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Designing for Pedestrians with Disabilities:  Sensory

Sensory disabilities represent the portion of our population with some degree of hearing loss or deafness; the colorblind; and those with visual impairments or blindness.

The average deaf person does not require special pedestrian facilities."There are fewer pedestrian concerns for the deaf community, certainly," says Lois Thibault of Access Board in Washington, D.C. "Some elements such as a visual/audible vibrotactile are in place. Designers and engineers should take special precautions when considering a no-stop intersection, and would need to do a test for hearing there."

But many deaf persons have multiple disabilities, often mobility or cognitive. Some older Americans experience hearing losses due to age. Those with multiple disabilities may be physically slower, or may have a longer decision making process when crossing the street with less audio information to go on.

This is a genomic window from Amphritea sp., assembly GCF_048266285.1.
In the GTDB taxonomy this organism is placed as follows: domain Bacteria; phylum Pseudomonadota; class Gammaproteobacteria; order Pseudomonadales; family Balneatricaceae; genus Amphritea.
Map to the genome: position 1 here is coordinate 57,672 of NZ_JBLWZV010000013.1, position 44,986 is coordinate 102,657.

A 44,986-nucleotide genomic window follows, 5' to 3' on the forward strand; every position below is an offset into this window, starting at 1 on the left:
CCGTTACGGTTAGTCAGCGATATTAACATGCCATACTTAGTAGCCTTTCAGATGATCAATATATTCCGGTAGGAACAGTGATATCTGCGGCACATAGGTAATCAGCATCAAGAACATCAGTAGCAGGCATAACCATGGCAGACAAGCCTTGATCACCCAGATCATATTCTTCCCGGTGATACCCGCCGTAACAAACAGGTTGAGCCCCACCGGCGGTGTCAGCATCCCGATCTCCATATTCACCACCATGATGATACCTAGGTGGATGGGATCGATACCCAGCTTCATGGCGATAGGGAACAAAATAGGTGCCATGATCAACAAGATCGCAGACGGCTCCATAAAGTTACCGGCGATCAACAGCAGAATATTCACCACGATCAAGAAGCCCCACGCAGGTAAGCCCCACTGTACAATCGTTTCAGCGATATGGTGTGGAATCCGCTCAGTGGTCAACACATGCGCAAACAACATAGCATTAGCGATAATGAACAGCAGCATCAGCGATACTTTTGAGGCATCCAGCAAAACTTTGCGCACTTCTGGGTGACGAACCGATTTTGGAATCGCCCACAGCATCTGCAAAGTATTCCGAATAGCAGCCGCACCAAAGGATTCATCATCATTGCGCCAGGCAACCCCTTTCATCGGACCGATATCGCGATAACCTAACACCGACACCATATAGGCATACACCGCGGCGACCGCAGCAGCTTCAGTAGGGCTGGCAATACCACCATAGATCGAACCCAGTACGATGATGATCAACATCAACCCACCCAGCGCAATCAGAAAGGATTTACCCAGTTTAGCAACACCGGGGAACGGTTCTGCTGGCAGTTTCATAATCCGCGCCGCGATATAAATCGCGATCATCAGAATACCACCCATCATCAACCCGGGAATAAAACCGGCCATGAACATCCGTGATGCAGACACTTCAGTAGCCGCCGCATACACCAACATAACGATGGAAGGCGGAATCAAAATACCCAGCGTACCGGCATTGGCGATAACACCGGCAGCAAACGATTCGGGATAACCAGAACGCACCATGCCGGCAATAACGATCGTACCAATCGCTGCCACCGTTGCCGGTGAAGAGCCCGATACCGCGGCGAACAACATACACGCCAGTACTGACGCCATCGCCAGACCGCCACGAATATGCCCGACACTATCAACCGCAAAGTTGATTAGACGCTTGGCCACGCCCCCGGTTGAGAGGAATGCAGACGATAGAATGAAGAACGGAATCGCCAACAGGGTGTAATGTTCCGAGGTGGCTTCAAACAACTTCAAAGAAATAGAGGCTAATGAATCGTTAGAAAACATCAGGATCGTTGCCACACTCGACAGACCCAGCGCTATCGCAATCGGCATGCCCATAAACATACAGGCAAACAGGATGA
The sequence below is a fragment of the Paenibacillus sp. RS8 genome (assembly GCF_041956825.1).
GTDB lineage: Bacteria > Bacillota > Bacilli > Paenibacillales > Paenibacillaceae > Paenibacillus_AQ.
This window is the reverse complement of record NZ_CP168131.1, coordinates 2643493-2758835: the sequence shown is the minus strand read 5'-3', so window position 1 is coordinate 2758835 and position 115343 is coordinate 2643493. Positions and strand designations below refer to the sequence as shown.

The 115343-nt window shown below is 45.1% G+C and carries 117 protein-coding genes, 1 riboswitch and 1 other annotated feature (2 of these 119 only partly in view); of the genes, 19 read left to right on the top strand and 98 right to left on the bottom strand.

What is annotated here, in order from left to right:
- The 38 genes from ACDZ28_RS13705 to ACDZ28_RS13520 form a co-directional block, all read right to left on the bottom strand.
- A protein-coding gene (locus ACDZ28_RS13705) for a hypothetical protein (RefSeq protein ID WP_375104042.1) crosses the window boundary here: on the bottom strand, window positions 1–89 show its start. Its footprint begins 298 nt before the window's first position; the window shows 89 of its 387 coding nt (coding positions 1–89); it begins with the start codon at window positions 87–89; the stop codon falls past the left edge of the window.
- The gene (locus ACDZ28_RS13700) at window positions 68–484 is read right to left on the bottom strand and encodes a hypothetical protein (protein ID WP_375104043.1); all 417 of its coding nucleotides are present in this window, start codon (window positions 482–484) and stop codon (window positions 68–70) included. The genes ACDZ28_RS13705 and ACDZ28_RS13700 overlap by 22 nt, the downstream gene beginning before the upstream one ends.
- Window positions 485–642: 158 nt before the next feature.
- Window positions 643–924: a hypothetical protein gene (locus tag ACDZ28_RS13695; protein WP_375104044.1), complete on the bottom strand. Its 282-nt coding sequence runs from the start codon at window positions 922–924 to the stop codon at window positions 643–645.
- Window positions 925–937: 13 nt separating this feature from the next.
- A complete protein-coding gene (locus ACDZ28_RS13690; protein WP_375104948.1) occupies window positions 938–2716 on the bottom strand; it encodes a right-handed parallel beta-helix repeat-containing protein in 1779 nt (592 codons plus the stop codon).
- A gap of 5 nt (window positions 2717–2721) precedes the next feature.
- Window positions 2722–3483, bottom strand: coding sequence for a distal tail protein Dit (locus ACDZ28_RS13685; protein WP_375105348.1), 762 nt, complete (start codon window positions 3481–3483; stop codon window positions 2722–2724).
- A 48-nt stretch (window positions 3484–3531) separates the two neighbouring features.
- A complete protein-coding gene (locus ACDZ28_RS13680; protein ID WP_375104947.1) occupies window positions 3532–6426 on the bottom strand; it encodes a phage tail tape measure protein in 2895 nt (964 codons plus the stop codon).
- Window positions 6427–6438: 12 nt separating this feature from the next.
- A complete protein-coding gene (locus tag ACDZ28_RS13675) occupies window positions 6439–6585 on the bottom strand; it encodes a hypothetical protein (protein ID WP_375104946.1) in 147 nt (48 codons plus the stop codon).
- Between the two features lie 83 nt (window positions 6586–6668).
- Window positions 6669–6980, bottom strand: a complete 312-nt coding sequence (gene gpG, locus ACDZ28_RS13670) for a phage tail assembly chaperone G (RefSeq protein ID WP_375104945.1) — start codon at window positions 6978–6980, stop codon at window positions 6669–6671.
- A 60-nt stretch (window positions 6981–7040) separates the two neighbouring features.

Deaf children are another category entirely. As kids they may pay less attention to cars and traffic signals, and should be taught excellent pedestrian skills from an early age. At some schools for the deaf around the country, signs alert motorists to watch for children with significant hearing losses.

Blindness and visual impairments represent another widespread category, ranging from those with colorblindness to the totally blind. The concerns of this group are therefore far-reaching, ranging from safe crossing to obstacles in the sidewalk or roadway to improved access to transit. Finding solutions that are practical and agreeable to all transportation officials, planners and engineers, advocates and members of the visually impaired community has been anything but simple, however.

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